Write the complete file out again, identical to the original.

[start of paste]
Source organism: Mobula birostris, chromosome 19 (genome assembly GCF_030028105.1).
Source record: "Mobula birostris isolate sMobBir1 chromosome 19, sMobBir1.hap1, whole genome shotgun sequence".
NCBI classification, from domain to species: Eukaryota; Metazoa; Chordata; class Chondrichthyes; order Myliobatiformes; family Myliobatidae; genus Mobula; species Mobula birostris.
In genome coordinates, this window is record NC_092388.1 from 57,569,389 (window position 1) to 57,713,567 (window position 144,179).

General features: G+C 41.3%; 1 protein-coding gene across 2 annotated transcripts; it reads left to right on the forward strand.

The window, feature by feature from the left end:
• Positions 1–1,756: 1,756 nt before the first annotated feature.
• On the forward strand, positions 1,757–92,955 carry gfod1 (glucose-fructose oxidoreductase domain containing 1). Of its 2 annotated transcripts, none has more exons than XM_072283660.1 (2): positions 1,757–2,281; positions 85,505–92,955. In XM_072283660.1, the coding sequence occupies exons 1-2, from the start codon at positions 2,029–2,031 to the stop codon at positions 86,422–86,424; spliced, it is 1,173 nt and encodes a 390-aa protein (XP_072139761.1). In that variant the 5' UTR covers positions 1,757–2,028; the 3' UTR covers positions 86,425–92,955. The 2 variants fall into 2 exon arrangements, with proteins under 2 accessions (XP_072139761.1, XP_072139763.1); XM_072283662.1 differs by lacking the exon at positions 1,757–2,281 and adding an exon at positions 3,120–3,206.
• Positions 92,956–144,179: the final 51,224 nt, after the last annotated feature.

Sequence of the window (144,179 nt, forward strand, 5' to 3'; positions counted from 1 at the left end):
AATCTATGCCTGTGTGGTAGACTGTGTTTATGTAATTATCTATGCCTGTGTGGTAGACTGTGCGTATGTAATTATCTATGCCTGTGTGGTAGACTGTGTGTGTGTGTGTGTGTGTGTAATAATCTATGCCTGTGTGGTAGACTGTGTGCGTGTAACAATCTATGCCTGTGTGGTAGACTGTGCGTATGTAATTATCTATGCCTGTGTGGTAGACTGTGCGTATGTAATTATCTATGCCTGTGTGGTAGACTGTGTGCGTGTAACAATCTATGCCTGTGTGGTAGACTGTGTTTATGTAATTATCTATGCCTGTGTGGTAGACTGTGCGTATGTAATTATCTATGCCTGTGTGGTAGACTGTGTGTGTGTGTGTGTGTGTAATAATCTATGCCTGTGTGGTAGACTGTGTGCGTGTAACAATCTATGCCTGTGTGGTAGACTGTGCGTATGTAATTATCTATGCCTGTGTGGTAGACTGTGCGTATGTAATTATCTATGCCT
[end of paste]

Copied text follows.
Source organism: Mobula birostris, chromosome 19 (genome assembly GCF_030028105.1).
Source record: "Mobula birostris isolate sMobBir1 chromosome 19, sMobBir1.hap1, whole genome shotgun sequence".
NCBI classification, from domain to species: Eukaryota; Metazoa; Chordata; class Chondrichthyes; order Myliobatiformes; family Myliobatidae; genus Mobula; species Mobula birostris.
In genome coordinates, this window is record NC_092388.1 from 57,569,389 (window position 1) to 57,713,567 (window position 144,179).

General features: G+C 41.3%; 1 protein-coding gene across 2 annotated transcripts; it reads left to right on the forward strand.

The window, feature by feature from the left end:
• Positions 1–1,756: 1,756 nt before the first annotated feature.
• On the forward strand, positions 1,757–92,955 carry gfod1 (glucose-fructose oxidoreductase domain containing 1). Of its 2 annotated transcripts, none has more exons than XM_072283660.1 (2): positions 1,757–2,281; positions 85,505–92,955. In XM_072283660.1, the coding sequence occupies exons 1-2, from the start codon at positions 2,029–2,031 to the stop codon at positions 86,422–86,424; spliced, it is 1,173 nt and encodes a 390-aa protein (XP_072139761.1). In that variant the 5' UTR covers positions 1,757–2,028; the 3' UTR covers positions 86,425–92,955. The 2 variants fall into 2 exon arrangements, with proteins under 2 accessions (XP_072139761.1, XP_072139763.1); XM_072283662.1 differs by lacking the exon at positions 1,757–2,281 and adding an exon at positions 3,120–3,206.
• Positions 92,956–144,179: the final 51,224 nt, after the last annotated feature.

Sequence of the window (144,179 nt, forward strand, 5' to 3'; positions counted from 1 at the left end):
AATCTATGCCTGTGTGGTAGACTGTGTTTATGTAATTATCTATGCCTGTGTGGTAGACTGTGCGTATGTAATTATCTATGCCTGTGTGGTAGACTGTGTGTGTGTGTGTGTGTGTGTAATAATCTATGCCTGTGTGGTAGACTGTGTGCGTGTAACAATCTATGCCTGTGTGGTAGACTGTGCGTATGTAATTATCTATGCCTGTGTGGTAGACTGTGCGTATGTAATTATCTATGCCTGTGTGGTAGACTGTGTGCGTGTAACAATCTATGCCTGTGTGGTAGACTGTGTTTATGTAATTATCTATGCCTGTGTGGTAGACTGTGCGTATGTAATTATCTATGCCTGTGTGGTAGACTGTGTGTGTGTGTGTGTGTGTAATAATCTATGCCTGTGTGGTAGACTGTGTGCGTGTAACAATCTATGCCTGTGTGGTAGACTGTGCGTATGTAATTATCTATGCCTGTGTGGTAGACTGTGCGTATGTAATTATCTATGCCT